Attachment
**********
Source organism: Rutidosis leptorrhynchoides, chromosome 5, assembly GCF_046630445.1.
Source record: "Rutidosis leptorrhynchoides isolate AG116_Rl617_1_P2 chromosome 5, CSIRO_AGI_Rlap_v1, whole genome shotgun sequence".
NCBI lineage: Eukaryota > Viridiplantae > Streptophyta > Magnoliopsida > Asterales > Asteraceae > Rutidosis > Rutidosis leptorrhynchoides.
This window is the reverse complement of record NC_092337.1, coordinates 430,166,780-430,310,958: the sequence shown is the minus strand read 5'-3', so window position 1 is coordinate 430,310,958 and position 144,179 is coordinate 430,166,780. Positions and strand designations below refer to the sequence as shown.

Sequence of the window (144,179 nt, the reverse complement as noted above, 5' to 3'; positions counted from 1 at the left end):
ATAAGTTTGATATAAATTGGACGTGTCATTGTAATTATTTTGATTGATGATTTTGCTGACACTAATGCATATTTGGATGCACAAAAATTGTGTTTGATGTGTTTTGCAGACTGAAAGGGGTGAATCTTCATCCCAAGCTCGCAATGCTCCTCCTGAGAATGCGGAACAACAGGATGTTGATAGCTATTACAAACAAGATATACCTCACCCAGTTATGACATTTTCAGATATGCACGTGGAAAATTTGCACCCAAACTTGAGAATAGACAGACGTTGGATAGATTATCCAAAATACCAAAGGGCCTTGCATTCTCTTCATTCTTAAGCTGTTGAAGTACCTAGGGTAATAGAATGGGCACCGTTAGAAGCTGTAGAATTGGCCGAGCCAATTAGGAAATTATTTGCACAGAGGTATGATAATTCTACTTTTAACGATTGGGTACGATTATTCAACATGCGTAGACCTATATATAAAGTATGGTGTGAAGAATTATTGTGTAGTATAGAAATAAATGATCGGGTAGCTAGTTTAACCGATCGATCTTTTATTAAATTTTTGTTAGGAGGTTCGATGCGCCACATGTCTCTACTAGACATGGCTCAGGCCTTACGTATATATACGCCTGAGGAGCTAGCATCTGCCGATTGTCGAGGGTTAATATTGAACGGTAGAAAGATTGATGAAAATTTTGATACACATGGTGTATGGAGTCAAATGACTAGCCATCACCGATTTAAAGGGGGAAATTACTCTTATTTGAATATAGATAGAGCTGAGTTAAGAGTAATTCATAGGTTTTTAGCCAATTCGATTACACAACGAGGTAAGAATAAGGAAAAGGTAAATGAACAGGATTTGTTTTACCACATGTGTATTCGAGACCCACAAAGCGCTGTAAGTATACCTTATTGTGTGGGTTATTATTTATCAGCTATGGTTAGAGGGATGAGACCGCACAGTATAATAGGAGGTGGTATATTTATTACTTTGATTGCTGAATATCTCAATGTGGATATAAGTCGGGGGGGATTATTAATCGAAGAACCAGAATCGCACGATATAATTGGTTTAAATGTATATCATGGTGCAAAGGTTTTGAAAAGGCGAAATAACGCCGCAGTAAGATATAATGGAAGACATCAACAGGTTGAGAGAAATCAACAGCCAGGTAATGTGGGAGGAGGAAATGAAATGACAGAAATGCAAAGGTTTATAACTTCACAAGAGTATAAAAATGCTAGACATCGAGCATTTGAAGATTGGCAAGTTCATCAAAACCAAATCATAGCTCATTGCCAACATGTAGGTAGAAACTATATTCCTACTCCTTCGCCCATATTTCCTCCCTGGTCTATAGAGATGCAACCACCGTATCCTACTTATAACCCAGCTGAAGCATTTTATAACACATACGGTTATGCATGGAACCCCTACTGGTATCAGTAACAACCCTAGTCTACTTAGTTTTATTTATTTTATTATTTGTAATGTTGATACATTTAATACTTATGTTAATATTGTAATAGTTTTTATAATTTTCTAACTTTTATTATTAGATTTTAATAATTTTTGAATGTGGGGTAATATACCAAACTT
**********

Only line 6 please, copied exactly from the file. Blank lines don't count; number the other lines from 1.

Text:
ATAAGTTTGATATAAATTGGACGTGTCATTGTAATTATTTTGATTGATGATTTTGCTGACACTAATGCATATTTGGATGCACAAAAATTGTGTTTGATGTGTTTTGCAGACTGAAAGGGGTGAATCTTCATCCCAAGCTCGCAATGCTCCTCCTGAGAATGCGGAACAACAGGATGTTGATAGCTATTACAAACAAGATATACCTCACCCAGTTATGACATTTTCAGATATGCACGTGGAAAATTTGCACCCAAACTTGAGAATAGACAGACGTTGGATAGATTATCCAAAATACCAAAGGGCCTTGCATTCTCTTCATTCTTAAGCTGTTGAAGTACCTAGGGTAATAGAATGGGCACCGTTAGAAGCTGTAGAATTGGCCGAGCCAATTAGGAAATTATTTGCACAGAGGTATGATAATTCTACTTTTAACGATTGGGTACGATTATTCAACATGCGTAGACCTATATATAAAGTATGGTGTGAAGAATTATTGTGTAGTATAGAAATAAATGATCGGGTAGCTAGTTTAACCGATCGATCTTTTATTAAATTTTTGTTAGGAGGTTCGATGCGCCACATGTCTCTACTAGACATGGCTCAGGCCTTACGTATATATACGCCTGAGGAGCTAGCATCTGCCGATTGTCGAGGGTTAATATTGAACGGTAGAAAGATTGATGAAAATTTTGATACACATGGTGTATGGAGTCAAATGACTAGCCATCACCGATTTAAAGGGGGAAATTACTCTTATTTGAATATAGATAGAGCTGAGTTAAGAGTAATTCATAGGTTTTTAGCCAATTCGATTACACAACGAGGTAAGAATAAGGAAAAGGTAAATGAACAGGATTTGTTTTACCACATGTGTATTCGAGACCCACAAAGCGCTGTAAGTATACCTTATTGTGTGGGTTATTATTTATCAGCTATGGTTAGAGGGATGAGACCGCACAGTATAATAGGAGGTGGTATATTTATTACTTTGATTGCTGAATATCTCAATGTGGATATAAGTCGGGGGGGATTATTAATCGAAGAACCAGAATCGCACGATATAATTGGTTTAAATGTATATCATGGTGCAAAGGTTTTGAAAAGGCGAAATAACGCCGCAGTAAGATATAATGGAAGACATCAACAGGTTGAGAGAAATCAACAGCCAGGTAATGTGGGAGGAGGAAATGAAATGACAGAAATGCAAAGGTTTATAACTTCACAAGAGTATAAAAATGCTAGACATCGAGCATTTGAAGATTGGCAAGTTCATCAAAACCAAATCATAGCTCATTGCCAACATGTAGGTAGAAACTATATTCCTACTCCTTCGCCCATATTTCCTCCCTGGTCTATAGAGATGCAACCACCGTATCCTACTTATAACCCAGCTGAAGCATTTTATAACACATACGGTTATGCATGGAACCCCTACTGGTATCAGTAACAACCCTAGTCTACTTAGTTTTATTTATTTTATTATTTGTAATGTTGATACATTTAATACTTATGTTAATATTGTAATAGTTTTTATAATTTTCTAACTTTTATTATTAGATTTTAATAATTTTTGAATGTGGGGTAATATACCAAACTT